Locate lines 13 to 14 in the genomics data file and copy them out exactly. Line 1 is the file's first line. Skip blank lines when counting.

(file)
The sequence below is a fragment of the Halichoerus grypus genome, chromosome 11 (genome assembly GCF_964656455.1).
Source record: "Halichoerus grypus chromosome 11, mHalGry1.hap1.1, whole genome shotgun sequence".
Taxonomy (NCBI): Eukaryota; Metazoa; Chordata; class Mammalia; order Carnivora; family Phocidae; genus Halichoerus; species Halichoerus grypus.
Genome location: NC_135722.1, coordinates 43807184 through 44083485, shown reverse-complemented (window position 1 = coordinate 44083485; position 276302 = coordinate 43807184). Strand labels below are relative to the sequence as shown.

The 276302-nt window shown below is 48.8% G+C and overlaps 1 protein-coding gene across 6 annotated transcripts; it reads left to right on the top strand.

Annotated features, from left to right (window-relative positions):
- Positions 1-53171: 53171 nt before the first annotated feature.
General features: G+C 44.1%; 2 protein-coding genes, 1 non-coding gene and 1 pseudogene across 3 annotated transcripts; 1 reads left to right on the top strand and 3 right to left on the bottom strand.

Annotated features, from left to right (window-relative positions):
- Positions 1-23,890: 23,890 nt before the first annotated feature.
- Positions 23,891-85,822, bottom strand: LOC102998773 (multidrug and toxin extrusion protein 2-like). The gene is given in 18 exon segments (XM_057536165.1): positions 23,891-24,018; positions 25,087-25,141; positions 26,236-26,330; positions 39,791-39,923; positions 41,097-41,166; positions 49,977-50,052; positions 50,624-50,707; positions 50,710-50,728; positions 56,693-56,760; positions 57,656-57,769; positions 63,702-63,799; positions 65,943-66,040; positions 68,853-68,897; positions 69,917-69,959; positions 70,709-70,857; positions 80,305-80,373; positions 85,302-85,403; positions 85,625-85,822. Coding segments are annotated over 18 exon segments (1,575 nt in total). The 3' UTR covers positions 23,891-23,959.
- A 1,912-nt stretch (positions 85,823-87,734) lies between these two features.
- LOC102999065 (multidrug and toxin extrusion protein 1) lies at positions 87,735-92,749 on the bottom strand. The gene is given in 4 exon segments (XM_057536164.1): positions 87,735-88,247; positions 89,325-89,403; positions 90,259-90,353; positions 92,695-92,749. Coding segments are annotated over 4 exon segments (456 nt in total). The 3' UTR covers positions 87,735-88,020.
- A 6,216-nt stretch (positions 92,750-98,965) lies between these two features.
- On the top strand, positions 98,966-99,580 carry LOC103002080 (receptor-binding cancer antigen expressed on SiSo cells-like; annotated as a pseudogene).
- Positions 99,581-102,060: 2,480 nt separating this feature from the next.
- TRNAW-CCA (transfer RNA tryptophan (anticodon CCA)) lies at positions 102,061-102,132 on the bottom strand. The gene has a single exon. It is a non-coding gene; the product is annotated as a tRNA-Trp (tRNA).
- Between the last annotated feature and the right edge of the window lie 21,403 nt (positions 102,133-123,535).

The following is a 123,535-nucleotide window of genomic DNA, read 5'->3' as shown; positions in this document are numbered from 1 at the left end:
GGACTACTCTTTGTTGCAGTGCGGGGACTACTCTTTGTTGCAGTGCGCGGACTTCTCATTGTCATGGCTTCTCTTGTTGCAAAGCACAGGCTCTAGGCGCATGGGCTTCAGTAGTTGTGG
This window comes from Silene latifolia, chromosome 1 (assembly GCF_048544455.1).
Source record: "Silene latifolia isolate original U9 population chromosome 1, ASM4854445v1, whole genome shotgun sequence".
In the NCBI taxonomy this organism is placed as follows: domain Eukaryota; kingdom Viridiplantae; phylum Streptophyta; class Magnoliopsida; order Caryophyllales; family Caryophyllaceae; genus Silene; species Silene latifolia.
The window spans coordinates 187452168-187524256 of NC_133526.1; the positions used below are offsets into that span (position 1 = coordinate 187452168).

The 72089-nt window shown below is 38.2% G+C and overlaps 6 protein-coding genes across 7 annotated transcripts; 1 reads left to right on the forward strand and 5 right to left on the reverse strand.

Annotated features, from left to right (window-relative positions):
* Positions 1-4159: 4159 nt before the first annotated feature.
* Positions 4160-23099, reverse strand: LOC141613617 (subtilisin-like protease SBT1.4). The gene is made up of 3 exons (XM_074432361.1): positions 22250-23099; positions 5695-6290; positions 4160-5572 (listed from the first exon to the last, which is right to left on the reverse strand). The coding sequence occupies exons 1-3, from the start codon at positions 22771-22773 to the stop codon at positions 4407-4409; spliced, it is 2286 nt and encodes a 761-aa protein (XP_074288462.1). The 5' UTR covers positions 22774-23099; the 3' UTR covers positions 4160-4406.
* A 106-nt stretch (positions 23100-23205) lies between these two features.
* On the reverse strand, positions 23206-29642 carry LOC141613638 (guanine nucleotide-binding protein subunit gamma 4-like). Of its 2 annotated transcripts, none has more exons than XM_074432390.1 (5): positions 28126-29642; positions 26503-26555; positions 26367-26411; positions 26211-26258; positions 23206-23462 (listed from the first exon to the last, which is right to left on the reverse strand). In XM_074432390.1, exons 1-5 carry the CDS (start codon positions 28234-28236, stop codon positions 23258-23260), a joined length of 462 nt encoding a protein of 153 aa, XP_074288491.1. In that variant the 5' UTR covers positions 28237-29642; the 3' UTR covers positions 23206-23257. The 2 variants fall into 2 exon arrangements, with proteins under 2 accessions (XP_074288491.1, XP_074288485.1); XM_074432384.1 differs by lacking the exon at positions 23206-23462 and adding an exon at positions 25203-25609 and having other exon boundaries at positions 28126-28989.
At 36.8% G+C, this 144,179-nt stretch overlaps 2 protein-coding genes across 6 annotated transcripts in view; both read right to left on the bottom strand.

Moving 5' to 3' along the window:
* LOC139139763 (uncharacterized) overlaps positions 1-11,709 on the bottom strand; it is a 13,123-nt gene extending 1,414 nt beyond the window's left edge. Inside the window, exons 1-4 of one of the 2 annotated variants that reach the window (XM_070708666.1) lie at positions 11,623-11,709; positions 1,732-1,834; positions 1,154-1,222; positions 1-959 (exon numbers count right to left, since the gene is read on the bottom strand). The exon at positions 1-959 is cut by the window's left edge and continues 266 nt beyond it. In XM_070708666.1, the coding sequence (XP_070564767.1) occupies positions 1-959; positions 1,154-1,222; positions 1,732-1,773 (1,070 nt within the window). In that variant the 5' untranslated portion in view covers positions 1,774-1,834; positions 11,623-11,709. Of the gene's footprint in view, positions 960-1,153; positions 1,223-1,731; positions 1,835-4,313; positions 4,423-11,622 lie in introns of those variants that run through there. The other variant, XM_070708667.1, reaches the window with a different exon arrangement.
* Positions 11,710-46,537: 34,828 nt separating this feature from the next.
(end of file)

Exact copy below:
- LOC102999065 (multidrug and toxin extrusion protein 1) lies at positions 87,735-92,749 on the bottom strand. The gene is given in 4 exon segments (XM_057536164.1): positions 87,735-88,247; positions 89,325-89,403; positions 90,259-90,353; positions 92,695-92,749. Coding segments are annotated over 4 exon segments (456 nt in total). The 3' UTR covers positions 87,735-88,020.
- A 6,216-nt stretch (positions 92,750-98,965) lies between these two features.